## De Finetti’s theorem, the pointwise ergodic theorem, and reverse martingales

De Finetti's theorem says that an exchangeable sequence of random variables $X_i$ is a mixture of i.i.d. random variables. In other words, if $\mu$ is a measure on $\mathbb{R}^\infty$ that is invariant under exchanging finitely many coordinates (a symmetric measure), then there is some probability measure $\eta$ on probability measures such that $\mu = \int \nu^\infty \, d \eta(\nu)$.

Further, I know the following.

1. The product measures of the form $\nu^{\infty}$ are the extreme points for the convex set of symmetric measures. They are also ergodic with respect to the group of transformations which exchange finitely many coordinates. So $\mu = \int \nu^\infty \, d \eta(\nu)$ is an ergodic decomposition.

2. For $\mu$-a.e. $x=\{x_i\}_{i\in\mathbb{N}}\in \mathbb{R}^\infty$, there is some probability measure $\nu_x$ on $\mathbb{R}$ such that for all measurable sets open balls $A \subseteq \mathbb{R}$,

(A) $\quad$ ${\displaystyle \lim_{k\rightarrow\infty} \frac{1}{k} \sum_{i<k} \mathbf{1}_A(x_i) = \nu_x(A) }$.

Moreover, if $P^n_k$ is the set of all injective functions $\pi \colon [n] \rightarrow [k]$, then for all bounded continuous functions $f\colon \mathbb{R}^n \rightarrow \mathbb{R}$,

(B) $\quad$ ${\displaystyle \lim_{k\rightarrow\infty} \frac{1}{|P^n_k|} \sum_{\pi \in P^n_k} f(x_{\pi(0)},\ldots ,x_{\pi(n-1)}) = \int_{\mathbb{R}^n} f\, d \nu_x^n}$.

3. Equations (A) and (B) and de Finetti's theorem can all be proved using reverse martingales. Indeed, $M_{-k}(x) = \frac{1}{|P^n_k|} \sum_{\pi \in P^n_k} f(x_{\pi(0)},\ldots ,x_{\pi(n-1)})$ is a reverse martingale.

My questions are as follows.

• To what extent are equations (A) and (B) instances of some variant of the pointwise ergodic theorem? (I guess (A) is just Birkoff's pointwise ergodic theorem with the shift map---although I am not sure why the shift map comes in. But (B) is not so clear to me.)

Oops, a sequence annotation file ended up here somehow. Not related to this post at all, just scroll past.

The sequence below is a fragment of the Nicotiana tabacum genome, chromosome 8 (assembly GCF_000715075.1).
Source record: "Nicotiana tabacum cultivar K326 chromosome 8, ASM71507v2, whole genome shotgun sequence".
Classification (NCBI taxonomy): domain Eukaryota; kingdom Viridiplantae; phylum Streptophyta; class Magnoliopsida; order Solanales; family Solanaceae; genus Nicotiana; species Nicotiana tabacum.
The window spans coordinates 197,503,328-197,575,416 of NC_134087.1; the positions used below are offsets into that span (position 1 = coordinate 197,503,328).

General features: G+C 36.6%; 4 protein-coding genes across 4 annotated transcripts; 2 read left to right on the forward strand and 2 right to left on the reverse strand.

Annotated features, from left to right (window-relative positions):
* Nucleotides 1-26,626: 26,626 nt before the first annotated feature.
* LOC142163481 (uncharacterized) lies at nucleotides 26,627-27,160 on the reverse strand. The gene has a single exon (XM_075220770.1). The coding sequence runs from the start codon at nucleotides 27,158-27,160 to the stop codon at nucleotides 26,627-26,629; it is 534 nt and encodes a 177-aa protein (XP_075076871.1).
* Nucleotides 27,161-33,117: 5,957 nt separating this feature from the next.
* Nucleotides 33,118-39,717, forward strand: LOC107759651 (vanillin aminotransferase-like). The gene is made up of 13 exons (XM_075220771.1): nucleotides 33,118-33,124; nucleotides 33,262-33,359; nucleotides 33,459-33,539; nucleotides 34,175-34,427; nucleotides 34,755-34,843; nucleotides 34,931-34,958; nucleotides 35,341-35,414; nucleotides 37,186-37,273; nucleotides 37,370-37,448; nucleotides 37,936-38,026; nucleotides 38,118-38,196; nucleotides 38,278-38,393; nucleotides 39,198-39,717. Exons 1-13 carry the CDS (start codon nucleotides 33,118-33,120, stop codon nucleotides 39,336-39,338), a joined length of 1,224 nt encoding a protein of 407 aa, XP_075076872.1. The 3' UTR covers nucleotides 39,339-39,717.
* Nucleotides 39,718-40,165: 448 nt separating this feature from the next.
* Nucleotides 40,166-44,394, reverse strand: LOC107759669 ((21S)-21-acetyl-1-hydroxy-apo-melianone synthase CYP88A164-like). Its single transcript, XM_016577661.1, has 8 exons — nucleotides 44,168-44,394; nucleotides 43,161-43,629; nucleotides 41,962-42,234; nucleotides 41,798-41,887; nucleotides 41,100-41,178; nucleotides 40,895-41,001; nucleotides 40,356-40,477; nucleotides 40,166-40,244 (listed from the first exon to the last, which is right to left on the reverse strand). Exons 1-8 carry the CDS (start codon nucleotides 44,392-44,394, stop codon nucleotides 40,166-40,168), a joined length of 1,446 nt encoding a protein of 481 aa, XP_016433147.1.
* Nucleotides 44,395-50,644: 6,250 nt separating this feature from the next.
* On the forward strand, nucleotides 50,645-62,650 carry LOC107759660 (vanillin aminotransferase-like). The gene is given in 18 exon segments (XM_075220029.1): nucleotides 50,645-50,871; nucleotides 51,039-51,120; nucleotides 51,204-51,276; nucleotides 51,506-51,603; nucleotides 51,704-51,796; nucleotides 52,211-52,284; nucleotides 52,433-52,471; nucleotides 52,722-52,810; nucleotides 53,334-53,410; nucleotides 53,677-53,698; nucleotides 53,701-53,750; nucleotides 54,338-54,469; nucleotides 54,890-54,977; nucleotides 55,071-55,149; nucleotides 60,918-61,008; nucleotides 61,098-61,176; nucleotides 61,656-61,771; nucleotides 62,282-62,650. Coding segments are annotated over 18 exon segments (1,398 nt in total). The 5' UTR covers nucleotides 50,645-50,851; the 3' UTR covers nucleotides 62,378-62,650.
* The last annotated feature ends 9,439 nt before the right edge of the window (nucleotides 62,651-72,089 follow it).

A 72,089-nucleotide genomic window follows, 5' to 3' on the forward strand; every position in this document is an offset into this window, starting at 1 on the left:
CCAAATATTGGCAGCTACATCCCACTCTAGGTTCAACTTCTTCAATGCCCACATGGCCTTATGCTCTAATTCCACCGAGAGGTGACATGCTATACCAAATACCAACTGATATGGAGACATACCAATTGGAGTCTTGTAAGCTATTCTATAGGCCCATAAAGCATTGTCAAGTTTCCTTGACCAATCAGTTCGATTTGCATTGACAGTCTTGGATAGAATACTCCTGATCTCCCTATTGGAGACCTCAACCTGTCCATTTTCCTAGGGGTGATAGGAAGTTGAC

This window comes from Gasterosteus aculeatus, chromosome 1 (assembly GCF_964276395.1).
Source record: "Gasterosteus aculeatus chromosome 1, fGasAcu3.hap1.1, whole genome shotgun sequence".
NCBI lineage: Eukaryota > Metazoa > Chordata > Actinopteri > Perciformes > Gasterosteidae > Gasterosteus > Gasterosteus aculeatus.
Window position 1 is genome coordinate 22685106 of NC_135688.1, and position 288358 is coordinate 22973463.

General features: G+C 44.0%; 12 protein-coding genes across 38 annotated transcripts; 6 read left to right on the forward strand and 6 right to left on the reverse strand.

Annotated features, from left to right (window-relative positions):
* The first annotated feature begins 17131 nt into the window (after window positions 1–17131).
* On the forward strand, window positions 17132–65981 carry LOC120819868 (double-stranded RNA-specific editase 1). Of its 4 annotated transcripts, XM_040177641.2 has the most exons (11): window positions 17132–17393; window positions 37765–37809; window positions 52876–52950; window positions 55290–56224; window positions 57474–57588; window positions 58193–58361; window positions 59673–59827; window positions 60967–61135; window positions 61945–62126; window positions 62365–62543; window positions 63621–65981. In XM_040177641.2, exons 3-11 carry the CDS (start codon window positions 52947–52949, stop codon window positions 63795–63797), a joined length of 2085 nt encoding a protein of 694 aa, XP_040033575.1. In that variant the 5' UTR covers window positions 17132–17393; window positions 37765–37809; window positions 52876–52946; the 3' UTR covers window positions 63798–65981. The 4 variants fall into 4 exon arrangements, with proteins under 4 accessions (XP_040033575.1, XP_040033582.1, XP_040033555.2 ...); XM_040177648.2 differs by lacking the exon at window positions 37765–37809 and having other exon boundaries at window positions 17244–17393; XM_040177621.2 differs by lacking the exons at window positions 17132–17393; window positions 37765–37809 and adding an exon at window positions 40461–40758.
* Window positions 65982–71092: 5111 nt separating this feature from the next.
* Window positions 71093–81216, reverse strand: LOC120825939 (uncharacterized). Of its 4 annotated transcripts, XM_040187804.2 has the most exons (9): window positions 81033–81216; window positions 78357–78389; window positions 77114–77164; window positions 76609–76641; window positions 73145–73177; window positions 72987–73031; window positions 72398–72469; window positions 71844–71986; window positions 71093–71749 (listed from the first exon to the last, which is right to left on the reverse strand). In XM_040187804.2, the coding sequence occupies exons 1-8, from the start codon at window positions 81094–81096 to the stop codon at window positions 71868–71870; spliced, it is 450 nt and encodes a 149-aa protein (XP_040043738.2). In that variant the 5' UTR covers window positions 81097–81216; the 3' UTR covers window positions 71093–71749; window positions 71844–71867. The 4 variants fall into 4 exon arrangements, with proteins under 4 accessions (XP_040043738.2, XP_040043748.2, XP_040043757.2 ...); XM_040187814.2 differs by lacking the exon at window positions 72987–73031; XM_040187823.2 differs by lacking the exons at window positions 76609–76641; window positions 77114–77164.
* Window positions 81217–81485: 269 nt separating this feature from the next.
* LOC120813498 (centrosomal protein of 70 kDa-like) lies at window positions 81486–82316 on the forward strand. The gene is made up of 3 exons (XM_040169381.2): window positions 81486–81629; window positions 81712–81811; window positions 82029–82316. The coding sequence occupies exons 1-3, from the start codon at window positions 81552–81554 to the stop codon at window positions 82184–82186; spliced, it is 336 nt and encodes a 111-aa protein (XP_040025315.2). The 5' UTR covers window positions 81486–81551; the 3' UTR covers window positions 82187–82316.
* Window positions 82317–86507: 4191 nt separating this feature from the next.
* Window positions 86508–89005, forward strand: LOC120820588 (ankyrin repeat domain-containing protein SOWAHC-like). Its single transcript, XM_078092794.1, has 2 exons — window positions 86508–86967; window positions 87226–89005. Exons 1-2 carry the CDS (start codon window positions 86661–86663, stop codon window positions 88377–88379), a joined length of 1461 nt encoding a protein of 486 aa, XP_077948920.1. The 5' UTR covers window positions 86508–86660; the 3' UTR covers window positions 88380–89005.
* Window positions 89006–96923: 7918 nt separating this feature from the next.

• When may an ergodic average be represented as a reverse martingale?

• Similarly, for which types of pointwise ergodic theorems and ergodic decompositions is there a proof using reverse martingales?

Pointers to any relevant references would be helpful.

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Typo: "...instances of the some pointwise..." – Quinn Culver Apr 10 2012 at 19:26
It seems there's something wrong with the order of the quantifiers in 2. For instance, if the marginal distribution of $X_1$ is non-atomic, then the limit in (A) won't exist for all $A$ (if $A$ is allowed to depend on $x$, then $A$ could for example pick out certain individual values of the $x_i$ but not others in an inconvenient way). Do you mean: for all $A$, then for $\mu$-a.e. $x$, ...? – James Martin Apr 10 2012 at 20:08
@James Martin: I think it is correct. This isn't true for all x, but for a.e. x. In other words, there are $x$'s so random that the $x_i$ are "nicely" distributed in a way that gives the measure $\nu_x$. For example, if the $x_i$ were uniformly distributed, then (A) would hold for the $\nu_x$ equal to the Lebesgue measure. This is similar to the concept of being a generic in ergodic theory (see terrytao.wordpress.com/2008/02/04/…). Let me know if you still disagree. – Jason Rute Apr 10 2012 at 20:29
@Quinn Culver: Fixed. Thanks! – Jason Rute Apr 10 2012 at 20:31
@James Martin: Ok, I see your point. I could take $A={x_0,x_1, \ldots}$. I got this from a paper, which in turn, got it from Kallenberg, Probabilistic symmetries and invariance principles, Proposition 1.4: books.google.com/… I must be reading the a.s. in that statement incorrectly. I think it works if I assume $A$ ranges over all open balls. (I could also use continuous functions like equation (B)). – Jason Rute Apr 10 2012 at 21:40
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